When you consider the fact that The Undertaker had already been a top WWF star for over five years by Royal Rumble 1996, it seems odd that this was his first title challenge since his losing effort in the first casket match he had with Yokozuna two years before. Examine the rest of the Deadman’s career, and you’ll find a similar story. Very often, there are long periods between his efforts to win himself a piece of gold. This is, of course, due to the fact that he’s so often been used as the special attraction, booked in contests against monsters that ranged from unwatchable (Gonzales) to decent (Yokozuna), as I covered last time around. Most significantly, since Bret became “the guy”, The Undertaker had been kept away from him, other than on the odd house show. Now, finally, they were to have a heavily promoted headlining match at one of the “big four” pay-per-views. As we know, The Hitman had just carried Diesel to one of his best matches and had then put on a clinic with Bulldog, so expectations were high, particularly in the minutes before the bout, when the audience knew that Shawn Michaels had won the Rumble for a second year in succession and would presumably be meeting the winner of this feud at Wrestlemania. The idea of HBK taking on either of these guys spelled “dream match” so the crowd are hot from the moment ‘Taker’s music hits, although the least said about The Deadman’s half face mask a la Phantom of the Opera, the better (mercifully, this somewhat silly addition to his wardrobe would not last much further than this pay-per-view).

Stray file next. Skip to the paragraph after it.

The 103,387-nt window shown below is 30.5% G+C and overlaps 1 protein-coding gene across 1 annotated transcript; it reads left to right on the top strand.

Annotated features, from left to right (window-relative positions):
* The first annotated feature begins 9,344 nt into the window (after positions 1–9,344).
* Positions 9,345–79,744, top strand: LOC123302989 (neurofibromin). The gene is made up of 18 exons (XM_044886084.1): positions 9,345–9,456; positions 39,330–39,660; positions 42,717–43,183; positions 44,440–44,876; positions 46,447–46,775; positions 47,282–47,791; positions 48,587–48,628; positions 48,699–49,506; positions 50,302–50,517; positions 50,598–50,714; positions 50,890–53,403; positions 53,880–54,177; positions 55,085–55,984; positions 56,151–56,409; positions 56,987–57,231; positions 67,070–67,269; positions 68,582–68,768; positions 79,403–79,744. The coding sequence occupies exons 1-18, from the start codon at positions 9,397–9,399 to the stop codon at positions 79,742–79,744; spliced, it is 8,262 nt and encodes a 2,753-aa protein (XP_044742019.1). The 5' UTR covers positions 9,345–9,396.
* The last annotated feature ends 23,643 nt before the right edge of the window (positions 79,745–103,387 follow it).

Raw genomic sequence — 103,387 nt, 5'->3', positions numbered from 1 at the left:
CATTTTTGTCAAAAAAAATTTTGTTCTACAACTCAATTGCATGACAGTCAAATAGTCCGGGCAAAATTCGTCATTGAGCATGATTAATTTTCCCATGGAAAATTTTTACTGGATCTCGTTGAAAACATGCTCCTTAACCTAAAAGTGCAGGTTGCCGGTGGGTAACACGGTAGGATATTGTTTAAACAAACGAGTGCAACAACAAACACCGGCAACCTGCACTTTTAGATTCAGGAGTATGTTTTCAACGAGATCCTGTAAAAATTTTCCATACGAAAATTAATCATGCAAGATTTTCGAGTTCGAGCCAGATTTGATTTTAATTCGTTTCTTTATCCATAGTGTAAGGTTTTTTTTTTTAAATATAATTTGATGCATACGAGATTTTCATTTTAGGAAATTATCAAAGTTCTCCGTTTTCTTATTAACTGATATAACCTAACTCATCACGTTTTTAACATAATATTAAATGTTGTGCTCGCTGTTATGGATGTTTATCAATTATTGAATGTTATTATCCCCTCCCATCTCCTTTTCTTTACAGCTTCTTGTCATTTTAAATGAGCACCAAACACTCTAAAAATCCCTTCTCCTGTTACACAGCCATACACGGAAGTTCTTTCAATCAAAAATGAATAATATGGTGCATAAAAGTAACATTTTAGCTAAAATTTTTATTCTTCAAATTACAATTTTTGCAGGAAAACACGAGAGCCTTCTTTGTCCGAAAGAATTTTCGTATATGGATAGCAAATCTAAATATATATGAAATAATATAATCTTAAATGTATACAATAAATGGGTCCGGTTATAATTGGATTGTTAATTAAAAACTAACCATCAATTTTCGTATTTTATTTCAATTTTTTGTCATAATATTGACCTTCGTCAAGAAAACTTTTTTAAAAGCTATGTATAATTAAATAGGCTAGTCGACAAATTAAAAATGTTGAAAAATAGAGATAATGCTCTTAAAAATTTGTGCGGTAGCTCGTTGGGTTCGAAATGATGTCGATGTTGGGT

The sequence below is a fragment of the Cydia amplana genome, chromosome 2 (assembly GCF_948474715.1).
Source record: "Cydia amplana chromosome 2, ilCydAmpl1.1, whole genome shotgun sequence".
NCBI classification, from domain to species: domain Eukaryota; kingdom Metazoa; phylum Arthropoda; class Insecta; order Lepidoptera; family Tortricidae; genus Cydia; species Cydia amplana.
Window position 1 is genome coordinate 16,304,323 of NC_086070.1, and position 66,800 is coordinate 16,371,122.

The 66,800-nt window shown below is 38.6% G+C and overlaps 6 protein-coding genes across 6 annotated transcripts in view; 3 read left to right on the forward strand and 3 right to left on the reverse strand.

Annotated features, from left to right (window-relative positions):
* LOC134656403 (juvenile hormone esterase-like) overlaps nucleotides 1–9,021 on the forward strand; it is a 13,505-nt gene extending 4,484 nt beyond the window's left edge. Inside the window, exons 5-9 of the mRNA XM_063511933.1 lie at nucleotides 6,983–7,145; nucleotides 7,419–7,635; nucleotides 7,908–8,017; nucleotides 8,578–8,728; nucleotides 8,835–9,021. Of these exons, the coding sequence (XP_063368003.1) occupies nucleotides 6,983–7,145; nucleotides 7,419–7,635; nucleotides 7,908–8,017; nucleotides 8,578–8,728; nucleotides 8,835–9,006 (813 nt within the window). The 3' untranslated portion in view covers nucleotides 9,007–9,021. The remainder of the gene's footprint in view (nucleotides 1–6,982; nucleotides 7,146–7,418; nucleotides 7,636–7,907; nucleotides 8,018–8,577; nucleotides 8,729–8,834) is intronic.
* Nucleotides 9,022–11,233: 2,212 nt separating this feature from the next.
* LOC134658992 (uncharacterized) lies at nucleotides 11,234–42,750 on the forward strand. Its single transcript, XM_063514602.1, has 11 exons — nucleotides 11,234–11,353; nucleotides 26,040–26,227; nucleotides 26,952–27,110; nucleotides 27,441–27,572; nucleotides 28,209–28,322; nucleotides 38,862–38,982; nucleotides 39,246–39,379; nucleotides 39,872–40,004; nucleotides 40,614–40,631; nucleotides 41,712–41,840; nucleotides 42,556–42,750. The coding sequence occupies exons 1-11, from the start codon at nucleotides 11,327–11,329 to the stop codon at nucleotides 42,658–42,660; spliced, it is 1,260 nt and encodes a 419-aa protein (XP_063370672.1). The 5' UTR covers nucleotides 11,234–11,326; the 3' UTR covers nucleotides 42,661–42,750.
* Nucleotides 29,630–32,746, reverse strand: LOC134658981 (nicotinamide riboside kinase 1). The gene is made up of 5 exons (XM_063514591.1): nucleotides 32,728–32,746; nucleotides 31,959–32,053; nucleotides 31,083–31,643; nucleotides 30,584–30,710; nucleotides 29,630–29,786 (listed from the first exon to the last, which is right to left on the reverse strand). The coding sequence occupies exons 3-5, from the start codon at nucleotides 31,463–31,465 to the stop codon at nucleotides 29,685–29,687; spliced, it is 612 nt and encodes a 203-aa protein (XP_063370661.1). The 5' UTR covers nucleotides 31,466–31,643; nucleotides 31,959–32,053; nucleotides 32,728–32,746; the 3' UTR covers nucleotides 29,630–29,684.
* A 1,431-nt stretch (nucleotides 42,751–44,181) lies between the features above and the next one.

However, it soon becomes apparent that this match is essentially a transitional encounter when Diesel appears in the Deadman’s path and starts an impromptu brawl with him. Bret is fiercely critical of this booking in his autobiography, stating that it took the focus off him as champion and that the eventual disqualification finish where Nash saves Hart from the pin after a Tombstone made him look like a lame duck champion. While I certainly subscribe to the view that the Excellence of Execution was almost always booked better when chasing a belt than when holding one, I’m not sure I’d go as far as to say he looks weak in the aftermath of the bout. In some ways, the long term nature of the plotting seems very satisfying when you’re used to present day short termism. Big Daddy Cool is jealous of Undertaker for having a shot at the belt he lost to Bret, so spoils the Demon of Death Valley’s chances, gets himself another crack at the Hitman and sets up his feud with The Deadman for Wrestlemania. Quite neat, really, but Bret, already concerned at Shawn’s arrival on his turf, was downright alarmed by his booking in the run up to Wrestlemania XII, fearing that his credibility would be shot by events between January and March.